I have a shaver that runs off a rechargeable battery that is dying. Would it be feasible to make a silver zinc battery and use it to replace the existing battery? Cost is not an object, anything less than $2500 I would consider doable. I have a machine shop and a small chemistry laboratory with the standard equipment and glassware, including high vacuum capability, a centrifuge and simple glass blowing capability.

I found a book on silver-oxide zinc chemistry and battery design, but it is $500 and I don't want to spend that if the information can be obtained just as easily elsewhere.

I have tried to find commercial options, but had no luck. Most silver zinc batteries seem to be just for large (multi-million dollar) military or satellite applications. Sony makes a line of silver oxide primary cells for hearing aids, but these are not rechargeable. There is a company called Ultralife that makes medical and military batteries and might have something viable, but before I call them I wanted to check out the opinion of the experts here.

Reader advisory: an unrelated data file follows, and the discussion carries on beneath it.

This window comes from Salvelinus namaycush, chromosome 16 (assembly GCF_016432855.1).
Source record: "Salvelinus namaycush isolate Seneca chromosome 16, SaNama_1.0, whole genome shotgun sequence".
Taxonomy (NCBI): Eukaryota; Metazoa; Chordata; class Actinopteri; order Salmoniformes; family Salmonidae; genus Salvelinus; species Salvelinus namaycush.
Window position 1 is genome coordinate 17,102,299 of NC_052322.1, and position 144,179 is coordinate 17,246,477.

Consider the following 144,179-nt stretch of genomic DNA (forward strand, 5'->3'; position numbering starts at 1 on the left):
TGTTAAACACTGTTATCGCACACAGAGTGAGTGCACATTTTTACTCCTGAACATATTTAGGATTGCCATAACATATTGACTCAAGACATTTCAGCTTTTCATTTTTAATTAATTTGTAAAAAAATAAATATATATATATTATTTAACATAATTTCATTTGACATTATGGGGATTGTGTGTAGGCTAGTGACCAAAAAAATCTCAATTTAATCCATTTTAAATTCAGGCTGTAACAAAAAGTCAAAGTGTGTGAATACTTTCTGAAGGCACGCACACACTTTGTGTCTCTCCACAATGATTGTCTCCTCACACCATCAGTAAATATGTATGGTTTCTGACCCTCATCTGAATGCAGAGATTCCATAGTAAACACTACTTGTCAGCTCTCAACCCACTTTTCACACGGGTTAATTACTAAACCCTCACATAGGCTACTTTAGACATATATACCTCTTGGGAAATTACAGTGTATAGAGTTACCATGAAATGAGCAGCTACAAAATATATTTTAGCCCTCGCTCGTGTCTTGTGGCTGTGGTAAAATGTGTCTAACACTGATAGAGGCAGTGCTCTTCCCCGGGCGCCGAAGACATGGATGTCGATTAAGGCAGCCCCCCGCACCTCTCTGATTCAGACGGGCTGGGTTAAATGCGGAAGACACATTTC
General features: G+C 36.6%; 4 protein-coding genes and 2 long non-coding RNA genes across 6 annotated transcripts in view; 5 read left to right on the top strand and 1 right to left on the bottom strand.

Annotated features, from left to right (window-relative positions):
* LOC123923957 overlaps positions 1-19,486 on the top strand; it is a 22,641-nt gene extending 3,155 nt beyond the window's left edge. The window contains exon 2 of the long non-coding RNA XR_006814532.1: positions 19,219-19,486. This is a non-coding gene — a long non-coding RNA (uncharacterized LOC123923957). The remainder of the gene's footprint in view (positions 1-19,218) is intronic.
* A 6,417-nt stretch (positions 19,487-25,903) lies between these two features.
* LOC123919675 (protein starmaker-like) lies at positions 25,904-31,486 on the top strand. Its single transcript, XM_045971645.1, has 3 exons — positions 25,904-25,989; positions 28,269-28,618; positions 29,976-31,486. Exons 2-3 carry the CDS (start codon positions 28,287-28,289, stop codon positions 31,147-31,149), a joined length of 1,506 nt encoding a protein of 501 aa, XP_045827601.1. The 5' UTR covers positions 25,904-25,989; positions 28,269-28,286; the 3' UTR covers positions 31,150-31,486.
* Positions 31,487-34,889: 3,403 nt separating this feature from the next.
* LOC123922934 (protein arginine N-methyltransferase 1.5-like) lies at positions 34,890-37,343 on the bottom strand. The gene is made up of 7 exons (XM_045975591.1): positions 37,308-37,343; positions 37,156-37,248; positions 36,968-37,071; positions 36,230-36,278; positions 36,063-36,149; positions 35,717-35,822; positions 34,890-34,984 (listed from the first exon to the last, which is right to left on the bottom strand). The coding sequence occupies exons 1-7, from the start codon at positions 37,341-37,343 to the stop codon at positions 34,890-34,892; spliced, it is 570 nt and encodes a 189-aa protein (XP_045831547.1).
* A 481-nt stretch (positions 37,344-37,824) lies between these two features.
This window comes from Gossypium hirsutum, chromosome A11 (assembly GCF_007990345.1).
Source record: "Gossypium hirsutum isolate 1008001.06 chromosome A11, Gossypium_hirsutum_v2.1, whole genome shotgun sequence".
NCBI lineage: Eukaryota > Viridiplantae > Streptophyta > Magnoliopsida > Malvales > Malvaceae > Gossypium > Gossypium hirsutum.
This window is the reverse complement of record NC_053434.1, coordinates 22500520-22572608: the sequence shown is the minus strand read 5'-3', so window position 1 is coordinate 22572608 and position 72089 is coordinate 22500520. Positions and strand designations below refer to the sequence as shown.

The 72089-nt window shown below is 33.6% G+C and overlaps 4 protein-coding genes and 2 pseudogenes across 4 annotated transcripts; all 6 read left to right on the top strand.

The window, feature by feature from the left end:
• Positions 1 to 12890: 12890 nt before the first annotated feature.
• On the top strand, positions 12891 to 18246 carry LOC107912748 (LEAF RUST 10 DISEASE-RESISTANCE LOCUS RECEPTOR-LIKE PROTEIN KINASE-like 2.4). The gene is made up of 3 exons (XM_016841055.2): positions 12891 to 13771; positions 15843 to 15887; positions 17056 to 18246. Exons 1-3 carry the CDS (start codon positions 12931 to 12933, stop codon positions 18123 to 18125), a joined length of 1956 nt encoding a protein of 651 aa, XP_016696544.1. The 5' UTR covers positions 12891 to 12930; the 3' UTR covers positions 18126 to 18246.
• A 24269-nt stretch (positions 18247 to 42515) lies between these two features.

• $\begingroup$ Would you consider just replacing the shaver battery with a similar rechargeable battery? It's tough enough to find a commercial battery of the right size and voltage and clip and resolder the tiny wires. I looked at doing the same thing with a rechargeable toothbrush - then just got a new one (it's better!). $\endgroup$ – James Gaidis Nov 3 '19 at 14:21

This turns out to be very difficult to do for two reasons. One problem is that the voltage of a silver cell is different from that of Ni-Cd cell, so it would require a specialized, multi-cell configuration to emulate the voltage characteristics of the Ni-Cd rechargeables.

The other problem is that silver cells generally have a sophisticated frame inside of them that is produced by an intricate high-temperature welding process. To duplicate this process and produce a suitable frame would require a significant amount of experimentation and work.

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